- Speak freely and express your views
- Make sure to also listen carefully to everyone else in your group and make sure everyone’s voice is heard
- Don’t give in to the loudest voices but follow your inner voice
- No blaming or shaming of people or groups – this workshop is about creating something together
- The bigger goal is always more important than personal interest of a few people
Personal Reflections: So far, so good. It was especially interesting to see how the workshop approached matters of intellectual property – “you accept that the ideas articulated and generated in this workshop will be considered public domain, ie. Anybody (whether they are part of this workshop or not) is welcome to pick up the ideas and make use of them, even in commercial ways.” A reasonable way to negotiate ownership of ideas, with the intent of not taking advantage of vulnerable groups, yes – BUT on the other hand, leveraging generated ideas into commercial or profitable products/manifestations is something that resource-abundant individuals can do with far more ease than their resource-constrained co-designers, who have very little leveraging power, even if the ideas are there…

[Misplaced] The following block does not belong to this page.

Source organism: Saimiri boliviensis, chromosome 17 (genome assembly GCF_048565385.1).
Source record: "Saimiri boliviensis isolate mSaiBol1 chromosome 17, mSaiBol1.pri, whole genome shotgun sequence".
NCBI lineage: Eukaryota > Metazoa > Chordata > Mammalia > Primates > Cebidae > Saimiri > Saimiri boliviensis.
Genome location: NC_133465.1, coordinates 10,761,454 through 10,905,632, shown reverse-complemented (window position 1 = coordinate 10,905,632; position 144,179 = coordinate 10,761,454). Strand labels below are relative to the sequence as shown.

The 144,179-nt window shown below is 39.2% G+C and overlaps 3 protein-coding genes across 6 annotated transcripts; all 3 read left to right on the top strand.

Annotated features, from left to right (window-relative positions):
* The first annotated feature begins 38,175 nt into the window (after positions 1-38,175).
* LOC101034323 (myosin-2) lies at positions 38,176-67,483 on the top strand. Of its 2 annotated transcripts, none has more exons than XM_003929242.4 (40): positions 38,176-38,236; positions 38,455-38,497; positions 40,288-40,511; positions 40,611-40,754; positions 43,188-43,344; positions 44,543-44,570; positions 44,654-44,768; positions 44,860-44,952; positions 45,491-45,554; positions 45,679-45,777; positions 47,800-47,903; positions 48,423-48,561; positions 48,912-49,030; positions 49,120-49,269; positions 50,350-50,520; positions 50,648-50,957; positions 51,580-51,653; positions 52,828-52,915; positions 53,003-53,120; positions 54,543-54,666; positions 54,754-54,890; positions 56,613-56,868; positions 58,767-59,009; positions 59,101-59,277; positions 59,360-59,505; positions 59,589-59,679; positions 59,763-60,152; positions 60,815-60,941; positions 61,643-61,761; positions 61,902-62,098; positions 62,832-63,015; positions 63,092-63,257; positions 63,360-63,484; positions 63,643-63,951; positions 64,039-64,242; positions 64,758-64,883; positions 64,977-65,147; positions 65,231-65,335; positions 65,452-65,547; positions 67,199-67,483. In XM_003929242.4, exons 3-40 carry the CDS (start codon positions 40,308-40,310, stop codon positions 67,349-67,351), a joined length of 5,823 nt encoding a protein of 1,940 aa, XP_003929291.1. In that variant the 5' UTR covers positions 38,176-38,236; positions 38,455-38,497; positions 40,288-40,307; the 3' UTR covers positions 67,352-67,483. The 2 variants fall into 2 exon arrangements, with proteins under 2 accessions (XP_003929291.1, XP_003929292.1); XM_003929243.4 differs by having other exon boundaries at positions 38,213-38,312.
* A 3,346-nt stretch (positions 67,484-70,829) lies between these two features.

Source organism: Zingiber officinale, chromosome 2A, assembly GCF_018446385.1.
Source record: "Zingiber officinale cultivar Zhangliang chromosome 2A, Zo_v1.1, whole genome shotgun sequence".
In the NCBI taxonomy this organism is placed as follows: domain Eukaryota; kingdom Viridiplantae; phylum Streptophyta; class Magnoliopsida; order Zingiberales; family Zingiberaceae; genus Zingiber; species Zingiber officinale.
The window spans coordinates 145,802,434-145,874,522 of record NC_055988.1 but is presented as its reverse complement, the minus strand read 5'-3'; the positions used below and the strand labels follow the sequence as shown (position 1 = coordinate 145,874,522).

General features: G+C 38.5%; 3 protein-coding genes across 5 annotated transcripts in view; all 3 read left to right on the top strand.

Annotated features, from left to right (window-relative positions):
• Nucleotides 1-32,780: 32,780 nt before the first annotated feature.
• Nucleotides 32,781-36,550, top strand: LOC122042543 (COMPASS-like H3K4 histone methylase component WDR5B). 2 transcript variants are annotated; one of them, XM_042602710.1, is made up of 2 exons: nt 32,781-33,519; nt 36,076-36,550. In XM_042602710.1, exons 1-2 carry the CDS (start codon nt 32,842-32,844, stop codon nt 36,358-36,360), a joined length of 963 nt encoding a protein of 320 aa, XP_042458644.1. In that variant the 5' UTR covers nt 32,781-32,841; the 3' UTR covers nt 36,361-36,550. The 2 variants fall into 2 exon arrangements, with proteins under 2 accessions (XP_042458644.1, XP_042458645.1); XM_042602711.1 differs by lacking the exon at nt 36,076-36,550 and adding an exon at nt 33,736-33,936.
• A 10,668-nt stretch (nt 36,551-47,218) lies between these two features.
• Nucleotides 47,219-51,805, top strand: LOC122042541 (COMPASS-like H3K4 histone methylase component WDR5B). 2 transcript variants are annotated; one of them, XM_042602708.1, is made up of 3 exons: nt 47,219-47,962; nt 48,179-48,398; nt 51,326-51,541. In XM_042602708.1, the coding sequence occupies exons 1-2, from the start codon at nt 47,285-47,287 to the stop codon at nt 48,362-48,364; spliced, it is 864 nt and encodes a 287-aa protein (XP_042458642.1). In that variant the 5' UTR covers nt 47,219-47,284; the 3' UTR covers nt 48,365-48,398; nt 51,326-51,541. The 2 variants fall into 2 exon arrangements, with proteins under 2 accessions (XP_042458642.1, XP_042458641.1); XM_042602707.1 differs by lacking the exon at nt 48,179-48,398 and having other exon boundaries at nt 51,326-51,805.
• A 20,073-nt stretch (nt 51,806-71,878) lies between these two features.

SESSION 2: Introduction
We were introduced to the facilitation team – of whom 4 members had positioned themselves, standing on top of chairs, in the four corners of the room. As an introduction, these four showed different statements and asked that the participants moved themselves to these opposing statements based on how much they agreed with them. These statements articulated why people were there: “I am a designer”, “I am a resident”, “I am from government/council”, etc. After people had moved according to the statement, two of the facilitators asked those congregated underneath the respective “signs” why they had moved there.
Personal reflections: This gave a quick overview of intentions, expectations, roles and ideas of various co-designers first thing without needing to ask each person individually. I appreciated this snapshot of the group: I had a rough sense of who were designers, who were community members, who were council members, etc, as well as the motivations for attending. I was quite concerned that very few community members had shown up – not a single shop owner or trader from the area (in other words, the inhabitants/users of geographic location we were “re-designing”!) had attended: I was unsure whether this was because of late notifications, methods and efforts of communication or whether these shop owners couldn’t take a day off to come and play around in a co-design session. Perhaps all of the above…?